Driving through the heat again, we were now eight hours away from reaching Bhimtal in Uttrakhand. We were so eager to see the mountains, get away from the heat and feel the cold mountain air on our skin.
And just like that, our Sikkim journey came to an end.
When we had to say our goodbyes to the Sherpas, I thought it was would be a polite goodbye. Similar to like how our goodbyes was with the Limboo family. We were all packed when Jamuna asked us to wait for five minutes. We didn’t mind, the sun was out, the garden was in full bloom, we used the time to do some sunbathing. God knows we needed it.
Jamuna came bumbling from around the corner holding two silk scarves, khatas, usually given during special occasions or during the arrival or departure of guests. She put it around our necks, wished us a safe and happy journey, she told us to take care of each other and keep loving each other even when the times got tough and asked us to keep in touch with Pema and her.
I am generally not one for hugging and sentimentality but at that moment, I was so full emotion, I immediately wrapped my arms around her and pulled her into a tight hug. She patted my back and with a wide smile, she said, “Take care, see you soon, nameste.”
And so, we were in our car and on our way out of Sikkim.
Thank you Sikkim, thank you for everything. Thank you for your people, your food, your water, your land, your mountains, your air, your sunshine, your peace. As soon we were out of Sikkim, we wanted to turn back. But, there were places to see, more adventures to go on, more stories to live. We couldn’t get so attached to a place.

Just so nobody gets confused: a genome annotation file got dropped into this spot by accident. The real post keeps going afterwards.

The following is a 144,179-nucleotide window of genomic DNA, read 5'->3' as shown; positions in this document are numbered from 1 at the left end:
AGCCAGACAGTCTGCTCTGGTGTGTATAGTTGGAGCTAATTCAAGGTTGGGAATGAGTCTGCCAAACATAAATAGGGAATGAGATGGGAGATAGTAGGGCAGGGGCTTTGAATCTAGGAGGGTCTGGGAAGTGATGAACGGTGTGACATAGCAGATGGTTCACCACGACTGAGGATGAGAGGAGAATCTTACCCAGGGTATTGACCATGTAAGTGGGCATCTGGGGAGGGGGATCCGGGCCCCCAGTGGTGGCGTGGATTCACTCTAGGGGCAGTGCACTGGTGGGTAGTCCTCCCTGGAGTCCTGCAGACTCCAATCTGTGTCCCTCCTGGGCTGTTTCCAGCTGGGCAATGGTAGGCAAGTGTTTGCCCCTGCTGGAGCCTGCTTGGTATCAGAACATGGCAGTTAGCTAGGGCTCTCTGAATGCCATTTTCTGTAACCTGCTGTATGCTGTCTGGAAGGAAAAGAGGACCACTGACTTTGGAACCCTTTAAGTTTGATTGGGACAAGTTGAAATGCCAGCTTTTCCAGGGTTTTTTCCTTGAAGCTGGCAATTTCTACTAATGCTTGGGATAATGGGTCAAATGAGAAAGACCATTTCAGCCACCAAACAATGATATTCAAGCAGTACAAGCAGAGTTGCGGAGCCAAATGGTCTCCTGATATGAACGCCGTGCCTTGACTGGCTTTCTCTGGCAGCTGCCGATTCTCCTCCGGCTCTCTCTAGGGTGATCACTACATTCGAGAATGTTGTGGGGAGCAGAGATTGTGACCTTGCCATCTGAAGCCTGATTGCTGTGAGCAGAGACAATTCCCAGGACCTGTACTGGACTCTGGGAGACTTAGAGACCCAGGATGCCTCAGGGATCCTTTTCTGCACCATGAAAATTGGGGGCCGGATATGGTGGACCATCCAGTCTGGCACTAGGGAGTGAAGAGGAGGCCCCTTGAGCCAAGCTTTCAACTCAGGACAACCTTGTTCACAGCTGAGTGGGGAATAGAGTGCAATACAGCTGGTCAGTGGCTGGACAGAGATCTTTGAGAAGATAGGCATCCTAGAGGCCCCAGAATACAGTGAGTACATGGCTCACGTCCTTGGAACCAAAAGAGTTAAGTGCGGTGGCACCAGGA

But one thing we were sure of, though we had to leave Sikkim, we didn’t have to leave the mountains behind. So, we made our way to Uttrakhand – the land of the Gods.
Sikkim – in pictures.
Due to unforeseen events, we had to stay in West Bengal for three days more than what we had planned for. For most part, it was good. We managed to find comfortable stay, warm food and places to explore.
One of the places we stayed at was a small forest lodge in Dooars, near the Gorumara forest. The forest was surrounded by small towns and unlike the residents of bigger towns and cities, people of this place were curious but not nosy, they were fascinated by us but their stares didn’t make us feel like aliens. They were polite and indifferent.
Witnessing the sunrise, listening to elephants trumpeting from the forest and riding the toto – something like an autorickshaw – through the small towns are some of the memories that will always stay with us from this place.
Everything about this stay in West Bengal was unexpected and isn’t that what traveling is about?
When on the road, unexpected situations and infinite possibilities throw themselves in your way and how you choose to work with it is how you make or break your travels.
I guess. that’s the takeaway we learnt from this episode.
To keep breathing,
to keep blinking,
to keep beating.
From rushing to running to jumping to walking to riding to flying to swimming to floating to drowning.
To keep laughing,
to keep loving,
to keep living.
From eating, to drinking, to singing, to dancing, to painting, to crying, to chasing, to missing the midnight curfew.
To keep dreaming,
to keep sleeping,
to keep wondering
From fucking to making love to losing it to search for it to find it to lose it again, to fall, to rise, to do everything to keep that high.
To and from. From and to.
It is to move